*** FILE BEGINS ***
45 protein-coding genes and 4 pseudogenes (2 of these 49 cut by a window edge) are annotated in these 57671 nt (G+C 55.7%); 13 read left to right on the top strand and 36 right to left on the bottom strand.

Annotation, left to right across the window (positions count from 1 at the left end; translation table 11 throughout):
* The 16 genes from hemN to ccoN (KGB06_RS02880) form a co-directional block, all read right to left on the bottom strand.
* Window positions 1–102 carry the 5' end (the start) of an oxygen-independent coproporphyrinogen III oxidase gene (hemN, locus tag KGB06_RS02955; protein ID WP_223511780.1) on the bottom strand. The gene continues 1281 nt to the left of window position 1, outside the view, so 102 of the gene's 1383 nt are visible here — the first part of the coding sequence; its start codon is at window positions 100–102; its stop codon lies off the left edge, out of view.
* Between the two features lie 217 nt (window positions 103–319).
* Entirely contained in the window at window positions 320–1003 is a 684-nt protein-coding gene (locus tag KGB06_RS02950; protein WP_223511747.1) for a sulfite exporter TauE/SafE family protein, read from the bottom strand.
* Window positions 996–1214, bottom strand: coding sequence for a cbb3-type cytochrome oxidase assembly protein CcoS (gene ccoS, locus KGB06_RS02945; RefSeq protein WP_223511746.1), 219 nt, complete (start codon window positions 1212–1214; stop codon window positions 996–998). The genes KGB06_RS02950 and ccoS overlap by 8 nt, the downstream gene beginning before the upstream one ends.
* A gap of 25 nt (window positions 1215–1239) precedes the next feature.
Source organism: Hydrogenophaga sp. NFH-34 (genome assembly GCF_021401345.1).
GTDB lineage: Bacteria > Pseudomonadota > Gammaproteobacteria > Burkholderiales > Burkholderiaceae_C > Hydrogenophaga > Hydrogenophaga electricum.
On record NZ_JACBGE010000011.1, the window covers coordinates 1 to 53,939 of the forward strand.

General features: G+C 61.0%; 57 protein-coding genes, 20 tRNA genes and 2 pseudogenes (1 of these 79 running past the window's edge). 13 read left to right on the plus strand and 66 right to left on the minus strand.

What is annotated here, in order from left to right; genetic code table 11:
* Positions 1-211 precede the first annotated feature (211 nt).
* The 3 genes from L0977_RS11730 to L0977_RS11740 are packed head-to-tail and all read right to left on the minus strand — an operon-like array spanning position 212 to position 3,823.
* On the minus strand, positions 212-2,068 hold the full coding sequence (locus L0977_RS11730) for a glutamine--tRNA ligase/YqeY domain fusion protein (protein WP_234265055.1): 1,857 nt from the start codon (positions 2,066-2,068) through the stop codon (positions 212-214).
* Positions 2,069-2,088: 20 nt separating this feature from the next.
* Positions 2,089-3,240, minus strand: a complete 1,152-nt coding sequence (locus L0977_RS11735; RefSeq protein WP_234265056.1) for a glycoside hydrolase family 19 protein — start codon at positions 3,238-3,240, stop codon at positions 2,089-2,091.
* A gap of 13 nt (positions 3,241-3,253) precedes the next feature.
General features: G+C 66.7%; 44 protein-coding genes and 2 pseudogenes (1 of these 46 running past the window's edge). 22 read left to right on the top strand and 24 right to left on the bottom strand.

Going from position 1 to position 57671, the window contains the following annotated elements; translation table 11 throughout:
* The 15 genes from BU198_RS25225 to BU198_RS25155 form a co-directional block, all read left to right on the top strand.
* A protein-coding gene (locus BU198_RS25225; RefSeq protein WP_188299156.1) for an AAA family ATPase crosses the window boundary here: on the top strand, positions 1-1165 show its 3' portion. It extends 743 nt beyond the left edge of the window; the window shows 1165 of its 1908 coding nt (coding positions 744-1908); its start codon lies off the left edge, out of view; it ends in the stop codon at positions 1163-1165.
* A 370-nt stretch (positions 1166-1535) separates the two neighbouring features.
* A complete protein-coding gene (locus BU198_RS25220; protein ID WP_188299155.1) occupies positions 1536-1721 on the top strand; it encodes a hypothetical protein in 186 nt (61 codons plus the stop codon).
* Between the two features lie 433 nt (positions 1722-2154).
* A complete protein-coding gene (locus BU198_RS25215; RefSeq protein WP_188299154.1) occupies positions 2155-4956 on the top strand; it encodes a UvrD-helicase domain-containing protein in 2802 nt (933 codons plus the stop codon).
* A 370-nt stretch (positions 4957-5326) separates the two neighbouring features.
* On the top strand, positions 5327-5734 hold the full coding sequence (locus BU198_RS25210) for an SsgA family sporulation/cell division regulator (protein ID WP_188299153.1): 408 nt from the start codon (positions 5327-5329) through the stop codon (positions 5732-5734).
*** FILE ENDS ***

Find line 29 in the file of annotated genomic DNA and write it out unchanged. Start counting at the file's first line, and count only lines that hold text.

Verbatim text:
* On the top strand, positions 5327-5734 hold the full coding sequence (locus BU198_RS25210) for an SsgA family sporulation/cell division regulator (protein ID WP_188299153.1): 408 nt from the start codon (positions 5327-5329) through the stop codon (positions 5732-5734).